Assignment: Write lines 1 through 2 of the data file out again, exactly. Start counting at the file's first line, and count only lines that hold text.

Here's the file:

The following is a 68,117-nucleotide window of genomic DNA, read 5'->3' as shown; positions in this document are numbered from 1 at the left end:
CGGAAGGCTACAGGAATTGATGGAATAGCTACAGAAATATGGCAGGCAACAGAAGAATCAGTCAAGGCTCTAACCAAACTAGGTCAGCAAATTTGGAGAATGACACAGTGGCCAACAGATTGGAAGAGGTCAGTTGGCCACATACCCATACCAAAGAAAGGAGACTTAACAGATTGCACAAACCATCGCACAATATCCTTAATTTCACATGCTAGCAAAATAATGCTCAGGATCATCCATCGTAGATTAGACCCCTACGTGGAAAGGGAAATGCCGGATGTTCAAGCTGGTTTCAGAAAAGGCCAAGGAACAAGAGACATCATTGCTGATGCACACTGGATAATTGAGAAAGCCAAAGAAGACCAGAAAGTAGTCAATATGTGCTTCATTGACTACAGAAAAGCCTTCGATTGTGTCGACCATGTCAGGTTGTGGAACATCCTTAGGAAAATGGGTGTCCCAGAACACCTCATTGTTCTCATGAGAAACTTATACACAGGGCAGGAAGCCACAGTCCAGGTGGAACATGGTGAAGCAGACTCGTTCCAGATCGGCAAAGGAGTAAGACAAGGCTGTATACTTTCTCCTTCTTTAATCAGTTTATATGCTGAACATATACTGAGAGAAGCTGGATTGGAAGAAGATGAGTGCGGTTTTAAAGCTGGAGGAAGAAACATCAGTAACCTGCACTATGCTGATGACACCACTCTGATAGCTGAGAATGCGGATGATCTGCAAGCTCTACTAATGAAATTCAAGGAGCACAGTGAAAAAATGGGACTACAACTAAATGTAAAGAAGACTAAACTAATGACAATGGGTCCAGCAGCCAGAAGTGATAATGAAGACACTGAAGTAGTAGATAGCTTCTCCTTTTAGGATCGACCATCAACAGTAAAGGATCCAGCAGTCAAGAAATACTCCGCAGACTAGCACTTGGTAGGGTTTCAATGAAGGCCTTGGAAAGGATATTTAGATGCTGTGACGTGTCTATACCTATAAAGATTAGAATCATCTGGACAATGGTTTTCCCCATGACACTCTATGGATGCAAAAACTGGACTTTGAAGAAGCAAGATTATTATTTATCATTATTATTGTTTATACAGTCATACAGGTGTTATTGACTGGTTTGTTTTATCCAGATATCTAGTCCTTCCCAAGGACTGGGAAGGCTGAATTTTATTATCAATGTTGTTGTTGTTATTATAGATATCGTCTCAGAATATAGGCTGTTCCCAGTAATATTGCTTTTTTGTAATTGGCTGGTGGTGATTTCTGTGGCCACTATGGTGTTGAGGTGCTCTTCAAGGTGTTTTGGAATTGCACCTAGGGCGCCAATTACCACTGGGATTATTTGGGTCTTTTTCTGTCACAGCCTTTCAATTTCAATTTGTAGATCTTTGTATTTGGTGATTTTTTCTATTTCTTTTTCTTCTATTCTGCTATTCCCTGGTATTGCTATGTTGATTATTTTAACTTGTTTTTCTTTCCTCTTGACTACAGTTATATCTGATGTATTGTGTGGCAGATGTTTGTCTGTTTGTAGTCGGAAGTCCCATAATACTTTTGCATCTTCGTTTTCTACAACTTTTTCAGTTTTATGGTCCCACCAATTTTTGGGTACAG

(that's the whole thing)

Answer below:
The following is a 68,117-nucleotide window of genomic DNA, read 5'->3' as shown; positions in this document are numbered from 1 at the left end:
CGGAAGGCTACAGGAATTGATGGAATAGCTACAGAAATATGGCAGGCAACAGAAGAATCAGTCAAGGCTCTAACCAAACTAGGTCAGCAAATTTGGAGAATGACACAGTGGCCAACAGATTGGAAGAGGTCAGTTGGCCACATACCCATACCAAAGAAAGGAGACTTAACAGATTGCACAAACCATCGCACAATATCCTTAATTTCACATGCTAGCAAAATAATGCTCAGGATCATCCATCGTAGATTAGACCCCTACGTGGAAAGGGAAATGCCGGATGTTCAAGCTGGTTTCAGAAAAGGCCAAGGAACAAGAGACATCATTGCTGATGCACACTGGATAATTGAGAAAGCCAAAGAAGACCAGAAAGTAGTCAATATGTGCTTCATTGACTACAGAAAAGCCTTCGATTGTGTCGACCATGTCAGGTTGTGGAACATCCTTAGGAAAATGGGTGTCCCAGAACACCTCATTGTTCTCATGAGAAACTTATACACAGGGCAGGAAGCCACAGTCCAGGTGGAACATGGTGAAGCAGACTCGTTCCAGATCGGCAAAGGAGTAAGACAAGGCTGTATACTTTCTCCTTCTTTAATCAGTTTATATGCTGAACATATACTGAGAGAAGCTGGATTGGAAGAAGATGAGTGCGGTTTTAAAGCTGGAGGAAGAAACATCAGTAACCTGCACTATGCTGATGACACCACTCTGATAGCTGAGAATGCGGATGATCTGCAAGCTCTACTAATGAAATTCAAGGAGCACAGTGAAAAAATGGGACTACAACTAAATGTAAAGAAGACTAAACTAATGACAATGGGTCCAGCAGCCAGAAGTGATAATGAAGACACTGAAGTAGTAGATAGCTTCTCCTTTTAGGATCGACCATCAACAGTAAAGGATCCAGCAGTCAAGAAATACTCCGCAGACTAGCACTTGGTAGGGTTTCAATGAAGGCCTTGGAAAGGATATTTAGATGCTGTGACGTGTCTATACCTATAAAGATTAGAATCATCTGGACAATGGTTTTCCCCATGACACTCTATGGATGCAAAAACTGGACTTTGAAGAAGCAAGATTATTATTTATCATTATTATTGTTTATACAGTCATACAGGTGTTATTGACTGGTTTGTTTTATCCAGATATCTAGTCCTTCCCAAGGACTGGGAAGGCTGAATTTTATTATCAATGTTGTTGTTGTTATTATAGATATCGTCTCAGAATATAGGCTGTTCCCAGTAATATTGCTTTTTTGTAATTGGCTGGTGGTGATTTCTGTGGCCACTATGGTGTTGAGGTGCTCTTCAAGGTGTTTTGGAATTGCACCTAGGGCGCCAATTACCACTGGGATTATTTGGGTCTTTTTCTGTCACAGCCTTTCAATTTCAATTTGTAGATCTTTGTATTTGGTGATTTTTTCTATTTCTTTTTCTTCTATTCTGCTATTCCCTGGTATTGCTATGTTGATTATTTTAACTTGTTTTTCTTTCCTCTTGACTACAGTTATATCTGATGTATTGTGTGGCAGATGTTTGTCTGTTTGTAGTCGGAAGTCCCATAATACTTTTGCATCTTCGTTTTCTACAACTTTTTCAGTTTTATGGTCCCACCAATTTTTGGGTACAG